Opinion: What the U.S. ad industry can learn from Italy's pandemic experience
The coronavirus pandemic hit European and Asian-Pacific markets first, with many brands halting advertising strategies and reducing partnerships in early March to curb financial losses. The sharp decline in ad spend then migrated, along with the virus, creating confusion in the U.S. market.
What now? As the U.S. advertising industry sets its sights on recovery after a harrowing few months, the coronavirus continues to redefine the way consumers behave and interact online. Age-old models need a facelift. What can we learn from the regions who saw this play out weeks ahead of us? Let’s explore the three trends that have taken hold in Italy, and what U.S. advertisers can learn from them as they aim to get back on track.
Online shopping is not a temporary bandage; it’s a permanent fixture
In Italy, shoppers are spending more time on their mobile devices and buying more online—habits that they think will extend far past the emergency phase. With most of the region still under some form of order to shelter in place, more professionals are working from home, where they are enjoying the comfort and safety that comes from avoiding crowded places.
In fact, 58 percent of Italian online shoppers bought groceries online for the first time in April, according to an April 2020 Nielsen Media report. And laptops and PCs are seeing the biggest spikes in product page visits, according to Italian eCommerce website ePrice. And when we look at our clients’ spending for traffic sources in the first three weeks of April, we see that the number of mobile visits has been between one and four times higher than those stemming from desktops.
While online ad value is notably on the rise, retargeting alone does not deliver as many impressions as when combined with mid-funnel activities. Marketers need to consider the audience they’re trying to reach, then make sure messaging is targeted to them.
In the post-pandemic era, marketers must shift from branding to direct forms of marketing that focus on the customer experience. By understanding what consumers are seeking and how they shop, brands can adopt a consumer-based marketing strategy—humanizing their brands gaining loyal customers.
As overseas markets reopen, digital advertising is on the upswing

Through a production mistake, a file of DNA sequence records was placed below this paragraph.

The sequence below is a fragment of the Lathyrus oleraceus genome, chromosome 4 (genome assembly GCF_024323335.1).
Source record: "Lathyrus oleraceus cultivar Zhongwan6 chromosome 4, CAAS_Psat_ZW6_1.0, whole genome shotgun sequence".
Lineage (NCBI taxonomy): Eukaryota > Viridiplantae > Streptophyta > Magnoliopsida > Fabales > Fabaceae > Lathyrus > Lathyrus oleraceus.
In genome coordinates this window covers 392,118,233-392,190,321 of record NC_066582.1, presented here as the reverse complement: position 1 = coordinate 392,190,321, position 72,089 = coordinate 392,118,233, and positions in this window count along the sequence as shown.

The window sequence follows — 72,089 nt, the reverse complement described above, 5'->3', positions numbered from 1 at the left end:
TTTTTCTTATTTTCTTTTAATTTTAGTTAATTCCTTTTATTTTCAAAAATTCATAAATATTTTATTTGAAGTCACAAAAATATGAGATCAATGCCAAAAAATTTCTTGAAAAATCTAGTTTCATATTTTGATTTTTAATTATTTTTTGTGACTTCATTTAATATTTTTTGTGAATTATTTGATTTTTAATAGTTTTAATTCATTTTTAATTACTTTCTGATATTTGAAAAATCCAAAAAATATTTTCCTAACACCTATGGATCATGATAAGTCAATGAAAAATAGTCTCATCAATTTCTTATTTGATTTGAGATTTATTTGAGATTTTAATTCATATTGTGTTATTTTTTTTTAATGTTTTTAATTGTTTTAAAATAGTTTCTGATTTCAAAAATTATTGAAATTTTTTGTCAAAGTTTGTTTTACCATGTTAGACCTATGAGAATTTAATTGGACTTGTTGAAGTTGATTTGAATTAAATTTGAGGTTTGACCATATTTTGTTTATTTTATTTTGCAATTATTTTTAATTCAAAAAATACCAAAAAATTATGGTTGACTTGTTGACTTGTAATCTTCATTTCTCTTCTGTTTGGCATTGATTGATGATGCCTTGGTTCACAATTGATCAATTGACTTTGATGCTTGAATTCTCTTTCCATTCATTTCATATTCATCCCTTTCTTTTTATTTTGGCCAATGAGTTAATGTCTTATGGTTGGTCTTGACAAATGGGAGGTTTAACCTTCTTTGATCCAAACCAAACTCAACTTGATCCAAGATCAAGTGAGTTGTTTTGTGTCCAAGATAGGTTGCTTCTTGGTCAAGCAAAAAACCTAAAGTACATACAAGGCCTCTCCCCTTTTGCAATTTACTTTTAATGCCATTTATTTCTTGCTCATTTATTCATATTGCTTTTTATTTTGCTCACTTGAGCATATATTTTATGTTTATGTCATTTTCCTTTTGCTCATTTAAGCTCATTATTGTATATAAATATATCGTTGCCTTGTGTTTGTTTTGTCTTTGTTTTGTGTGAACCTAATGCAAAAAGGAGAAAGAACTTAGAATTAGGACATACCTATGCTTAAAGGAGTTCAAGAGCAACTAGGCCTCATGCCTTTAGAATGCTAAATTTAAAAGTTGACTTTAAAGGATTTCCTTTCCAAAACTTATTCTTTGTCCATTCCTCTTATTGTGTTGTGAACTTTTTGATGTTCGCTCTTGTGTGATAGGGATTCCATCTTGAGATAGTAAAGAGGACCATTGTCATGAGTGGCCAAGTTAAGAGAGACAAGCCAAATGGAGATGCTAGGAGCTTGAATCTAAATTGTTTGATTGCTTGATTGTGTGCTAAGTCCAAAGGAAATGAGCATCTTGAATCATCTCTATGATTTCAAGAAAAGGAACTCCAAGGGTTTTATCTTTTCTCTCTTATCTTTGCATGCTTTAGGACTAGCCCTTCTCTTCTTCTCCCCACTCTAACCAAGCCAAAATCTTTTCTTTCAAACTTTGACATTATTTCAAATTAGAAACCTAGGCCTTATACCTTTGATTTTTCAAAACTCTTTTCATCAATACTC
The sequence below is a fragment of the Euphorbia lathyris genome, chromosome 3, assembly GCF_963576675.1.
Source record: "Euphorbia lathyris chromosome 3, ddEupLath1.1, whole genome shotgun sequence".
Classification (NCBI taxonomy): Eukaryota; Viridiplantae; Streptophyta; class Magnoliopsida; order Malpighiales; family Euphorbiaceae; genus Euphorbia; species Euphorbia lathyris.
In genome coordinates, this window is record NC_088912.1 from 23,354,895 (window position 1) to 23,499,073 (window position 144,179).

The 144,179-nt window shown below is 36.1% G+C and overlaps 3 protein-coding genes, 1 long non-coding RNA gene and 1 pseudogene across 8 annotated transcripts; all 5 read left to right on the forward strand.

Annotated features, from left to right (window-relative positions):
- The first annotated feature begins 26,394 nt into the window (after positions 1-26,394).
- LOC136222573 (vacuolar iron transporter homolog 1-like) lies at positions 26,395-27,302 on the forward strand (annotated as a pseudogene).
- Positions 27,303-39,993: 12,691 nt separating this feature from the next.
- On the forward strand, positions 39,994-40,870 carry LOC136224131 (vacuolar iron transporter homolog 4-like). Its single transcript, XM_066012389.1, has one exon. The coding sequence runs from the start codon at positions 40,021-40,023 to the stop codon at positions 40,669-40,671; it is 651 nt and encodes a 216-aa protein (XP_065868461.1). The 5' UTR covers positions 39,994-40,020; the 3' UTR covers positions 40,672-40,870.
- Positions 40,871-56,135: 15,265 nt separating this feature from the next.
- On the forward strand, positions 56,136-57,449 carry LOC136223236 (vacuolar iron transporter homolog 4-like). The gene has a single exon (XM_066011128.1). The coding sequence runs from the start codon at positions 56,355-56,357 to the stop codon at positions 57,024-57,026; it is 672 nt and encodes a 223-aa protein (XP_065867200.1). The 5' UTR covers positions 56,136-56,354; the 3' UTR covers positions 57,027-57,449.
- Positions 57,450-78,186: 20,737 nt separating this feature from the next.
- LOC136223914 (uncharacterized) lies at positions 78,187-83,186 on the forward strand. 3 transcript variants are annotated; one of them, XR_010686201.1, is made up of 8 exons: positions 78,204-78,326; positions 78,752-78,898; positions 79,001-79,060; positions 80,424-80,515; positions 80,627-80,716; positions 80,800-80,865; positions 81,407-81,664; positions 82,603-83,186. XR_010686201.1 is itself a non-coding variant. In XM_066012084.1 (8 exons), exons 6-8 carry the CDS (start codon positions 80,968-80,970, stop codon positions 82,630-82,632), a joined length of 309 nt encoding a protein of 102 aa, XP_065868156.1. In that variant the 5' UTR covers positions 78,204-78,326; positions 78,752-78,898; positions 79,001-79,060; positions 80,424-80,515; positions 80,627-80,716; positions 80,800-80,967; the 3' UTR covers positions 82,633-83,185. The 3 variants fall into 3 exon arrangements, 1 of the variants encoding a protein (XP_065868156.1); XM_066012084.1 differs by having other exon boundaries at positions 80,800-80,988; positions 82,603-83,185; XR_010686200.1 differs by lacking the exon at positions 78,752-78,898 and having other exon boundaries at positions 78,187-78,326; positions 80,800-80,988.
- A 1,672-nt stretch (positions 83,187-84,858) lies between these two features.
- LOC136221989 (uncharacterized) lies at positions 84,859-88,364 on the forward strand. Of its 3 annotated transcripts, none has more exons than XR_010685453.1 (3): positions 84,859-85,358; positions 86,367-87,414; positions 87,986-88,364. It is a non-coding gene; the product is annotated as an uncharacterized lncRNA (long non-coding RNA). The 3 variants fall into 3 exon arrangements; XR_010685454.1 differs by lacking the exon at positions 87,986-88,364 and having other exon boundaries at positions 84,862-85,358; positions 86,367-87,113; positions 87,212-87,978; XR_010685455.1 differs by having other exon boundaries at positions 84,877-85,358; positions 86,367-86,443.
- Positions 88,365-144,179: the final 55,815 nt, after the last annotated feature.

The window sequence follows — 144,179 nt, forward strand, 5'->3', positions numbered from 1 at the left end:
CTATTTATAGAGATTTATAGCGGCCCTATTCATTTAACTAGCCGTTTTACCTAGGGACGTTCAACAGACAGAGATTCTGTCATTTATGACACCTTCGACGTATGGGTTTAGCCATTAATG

There was a rapid and sudden market deceleration in the EU markets in March. The crash affected all media, with significant lags shown in those with high advance commitments. According to French reports, the market crash was far more drastic and sudden than those of previous recessions.
Digital advertising companies, initially confused about how to react, hoped that brands could turn their digital campaigns back on just as quickly as they turned them off.
There was a steep dip in digital ad spend in March, with little improvement expected until June. Yet an upswing began in the first three weeks of April, and the forecast is now for progressive improvement throughout Q2—an improvement that should follow to the U.S.
Healthcare is not the only vertical on the rise
In Italy, there was a predictable sales spike in healthcare products, but also in fashion, electronics and pet supplies. This highlights the opportunity for marketers to bond with consumers during this shared experience by adopting an organic approach over a more rigid sell formula across verticals.
Some advertisers and categories overseas even opted to increase spend across January and April, with the EU markets reporting a 42 percent rise in healthcare ad spend and 35 percent spike in fast-moving consumer goods and consumer products, according to IAB Europe Economic Trends Forum data.
No marketer knows when the crisis will end, and shouldn't pretend that it does. But they shouldn't stop advertising, either.
These trends are an opportunity for U.S. marketers to learn from their Italian counterparts, and for the global advertising community to breathe life back into marketing.